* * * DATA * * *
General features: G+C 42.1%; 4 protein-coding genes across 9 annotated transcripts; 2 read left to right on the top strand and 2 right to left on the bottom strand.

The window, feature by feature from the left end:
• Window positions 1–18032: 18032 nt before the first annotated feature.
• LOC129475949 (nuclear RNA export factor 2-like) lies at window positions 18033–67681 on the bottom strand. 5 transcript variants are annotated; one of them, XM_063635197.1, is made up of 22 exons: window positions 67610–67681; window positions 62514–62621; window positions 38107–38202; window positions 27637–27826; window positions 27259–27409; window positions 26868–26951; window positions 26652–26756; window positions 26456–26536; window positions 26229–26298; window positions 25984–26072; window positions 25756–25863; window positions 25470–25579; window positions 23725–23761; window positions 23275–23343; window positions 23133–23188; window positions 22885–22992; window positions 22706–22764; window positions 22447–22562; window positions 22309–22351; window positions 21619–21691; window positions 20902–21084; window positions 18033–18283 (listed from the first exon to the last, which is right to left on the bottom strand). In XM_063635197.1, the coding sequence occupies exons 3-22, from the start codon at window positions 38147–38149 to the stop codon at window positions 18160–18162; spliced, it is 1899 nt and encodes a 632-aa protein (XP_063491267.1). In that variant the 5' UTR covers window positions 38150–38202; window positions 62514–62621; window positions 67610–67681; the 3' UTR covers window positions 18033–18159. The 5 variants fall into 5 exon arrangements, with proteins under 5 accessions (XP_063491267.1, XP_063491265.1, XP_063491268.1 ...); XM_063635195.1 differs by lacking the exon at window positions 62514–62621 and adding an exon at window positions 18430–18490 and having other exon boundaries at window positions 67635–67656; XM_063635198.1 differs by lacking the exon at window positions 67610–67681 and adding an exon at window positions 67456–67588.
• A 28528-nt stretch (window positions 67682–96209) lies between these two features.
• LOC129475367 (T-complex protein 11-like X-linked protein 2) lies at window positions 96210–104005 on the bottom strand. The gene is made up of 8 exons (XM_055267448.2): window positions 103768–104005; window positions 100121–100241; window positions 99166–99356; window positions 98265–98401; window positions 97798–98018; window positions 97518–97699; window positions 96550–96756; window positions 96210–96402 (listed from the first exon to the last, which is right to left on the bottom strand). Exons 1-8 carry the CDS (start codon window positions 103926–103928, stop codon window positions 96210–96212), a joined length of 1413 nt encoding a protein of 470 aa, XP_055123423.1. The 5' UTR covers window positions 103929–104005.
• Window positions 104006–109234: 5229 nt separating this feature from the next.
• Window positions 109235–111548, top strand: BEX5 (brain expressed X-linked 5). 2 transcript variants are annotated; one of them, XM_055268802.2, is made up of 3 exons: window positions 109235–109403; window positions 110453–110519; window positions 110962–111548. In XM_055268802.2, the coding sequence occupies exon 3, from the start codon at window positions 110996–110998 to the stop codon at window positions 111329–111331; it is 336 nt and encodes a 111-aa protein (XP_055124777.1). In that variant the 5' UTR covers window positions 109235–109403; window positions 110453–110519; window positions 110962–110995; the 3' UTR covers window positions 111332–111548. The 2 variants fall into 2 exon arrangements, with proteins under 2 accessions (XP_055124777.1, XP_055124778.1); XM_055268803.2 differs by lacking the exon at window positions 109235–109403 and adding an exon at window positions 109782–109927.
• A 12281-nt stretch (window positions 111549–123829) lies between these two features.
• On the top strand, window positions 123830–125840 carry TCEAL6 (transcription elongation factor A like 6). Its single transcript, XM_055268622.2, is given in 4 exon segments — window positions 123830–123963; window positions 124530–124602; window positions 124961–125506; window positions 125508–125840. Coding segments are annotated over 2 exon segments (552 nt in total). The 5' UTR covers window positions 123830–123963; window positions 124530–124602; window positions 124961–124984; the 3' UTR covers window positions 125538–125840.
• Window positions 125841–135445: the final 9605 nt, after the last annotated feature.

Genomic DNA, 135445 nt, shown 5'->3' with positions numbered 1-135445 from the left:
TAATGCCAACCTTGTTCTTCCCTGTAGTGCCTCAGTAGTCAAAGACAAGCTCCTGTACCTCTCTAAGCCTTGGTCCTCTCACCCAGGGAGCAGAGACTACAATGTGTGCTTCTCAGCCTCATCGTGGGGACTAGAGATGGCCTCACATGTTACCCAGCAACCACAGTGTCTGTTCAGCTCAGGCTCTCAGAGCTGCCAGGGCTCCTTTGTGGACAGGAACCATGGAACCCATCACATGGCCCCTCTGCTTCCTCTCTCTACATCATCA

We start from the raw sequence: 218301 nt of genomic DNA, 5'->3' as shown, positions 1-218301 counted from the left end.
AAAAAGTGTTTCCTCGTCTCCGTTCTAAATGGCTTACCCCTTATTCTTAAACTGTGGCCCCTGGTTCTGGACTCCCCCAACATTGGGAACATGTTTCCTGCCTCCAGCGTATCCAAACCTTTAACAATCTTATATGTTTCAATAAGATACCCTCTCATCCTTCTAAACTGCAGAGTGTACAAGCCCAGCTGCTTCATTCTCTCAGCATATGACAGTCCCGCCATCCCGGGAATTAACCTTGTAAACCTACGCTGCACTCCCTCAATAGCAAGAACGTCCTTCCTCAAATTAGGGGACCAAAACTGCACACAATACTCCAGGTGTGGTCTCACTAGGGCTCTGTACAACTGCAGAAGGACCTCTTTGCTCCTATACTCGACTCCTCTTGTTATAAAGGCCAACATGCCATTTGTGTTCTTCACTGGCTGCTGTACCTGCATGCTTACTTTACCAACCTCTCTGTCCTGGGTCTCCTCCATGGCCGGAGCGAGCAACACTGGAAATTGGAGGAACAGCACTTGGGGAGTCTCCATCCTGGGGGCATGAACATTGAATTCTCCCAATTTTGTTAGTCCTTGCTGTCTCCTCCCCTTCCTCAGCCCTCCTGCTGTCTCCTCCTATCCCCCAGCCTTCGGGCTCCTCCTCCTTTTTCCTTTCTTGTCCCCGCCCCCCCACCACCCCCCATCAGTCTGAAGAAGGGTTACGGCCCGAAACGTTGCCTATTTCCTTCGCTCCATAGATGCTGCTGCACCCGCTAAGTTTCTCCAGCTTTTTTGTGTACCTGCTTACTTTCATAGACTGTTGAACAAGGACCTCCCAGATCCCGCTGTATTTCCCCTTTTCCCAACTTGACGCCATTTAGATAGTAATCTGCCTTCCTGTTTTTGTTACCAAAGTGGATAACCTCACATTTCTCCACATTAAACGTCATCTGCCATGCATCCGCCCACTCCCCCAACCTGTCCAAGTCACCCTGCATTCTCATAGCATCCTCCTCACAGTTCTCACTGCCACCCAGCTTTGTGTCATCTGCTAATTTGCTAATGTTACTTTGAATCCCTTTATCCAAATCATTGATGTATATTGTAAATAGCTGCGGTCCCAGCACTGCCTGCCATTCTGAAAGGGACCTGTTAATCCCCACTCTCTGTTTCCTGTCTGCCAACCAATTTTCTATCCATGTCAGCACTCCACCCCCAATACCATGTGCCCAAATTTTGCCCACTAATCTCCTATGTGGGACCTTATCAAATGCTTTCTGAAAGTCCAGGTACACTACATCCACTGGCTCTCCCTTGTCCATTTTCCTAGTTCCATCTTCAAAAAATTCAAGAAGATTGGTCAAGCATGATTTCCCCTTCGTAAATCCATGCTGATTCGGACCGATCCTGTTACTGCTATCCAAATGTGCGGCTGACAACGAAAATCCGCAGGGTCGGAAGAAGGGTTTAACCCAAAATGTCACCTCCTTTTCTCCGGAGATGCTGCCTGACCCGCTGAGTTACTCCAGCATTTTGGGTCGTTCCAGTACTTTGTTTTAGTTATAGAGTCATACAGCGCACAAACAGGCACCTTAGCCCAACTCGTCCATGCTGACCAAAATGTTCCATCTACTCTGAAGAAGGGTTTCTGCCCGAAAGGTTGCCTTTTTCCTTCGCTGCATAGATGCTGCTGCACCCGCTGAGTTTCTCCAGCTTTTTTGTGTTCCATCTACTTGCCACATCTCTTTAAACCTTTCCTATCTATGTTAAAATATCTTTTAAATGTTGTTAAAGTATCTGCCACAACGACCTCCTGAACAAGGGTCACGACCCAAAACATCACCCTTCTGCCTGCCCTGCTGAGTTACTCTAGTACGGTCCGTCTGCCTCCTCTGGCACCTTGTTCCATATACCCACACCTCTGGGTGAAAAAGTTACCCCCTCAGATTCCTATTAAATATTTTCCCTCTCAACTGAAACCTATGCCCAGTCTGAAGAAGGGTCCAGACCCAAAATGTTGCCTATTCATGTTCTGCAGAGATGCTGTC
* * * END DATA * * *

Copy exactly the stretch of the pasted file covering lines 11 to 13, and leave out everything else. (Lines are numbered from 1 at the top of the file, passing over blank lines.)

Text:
• Window positions 125841–135445: the final 9605 nt, after the last annotated feature.

Genomic DNA, 135445 nt, shown 5'->3' with positions numbered 1-135445 from the left:
TAATGCCAACCTTGTTCTTCCCTGTAGTGCCTCAGTAGTCAAAGACAAGCTCCTGTACCTCTCTAAGCCTTGGTCCTCTCACCCAGGGAGCAGAGACTACAATGTGTGCTTCTCAGCCTCATCGTGGGGACTAGAGATGGCCTCACATGTTACCCAGCAACCACAGTGTCTGTTCAGCTCAGGCTCTCAGAGCTGCCAGGGCTCCTTTGTGGACAGGAACCATGGAACCCATCACATGGCCCCTCTGCTTCCTCTCTCTACATCATCA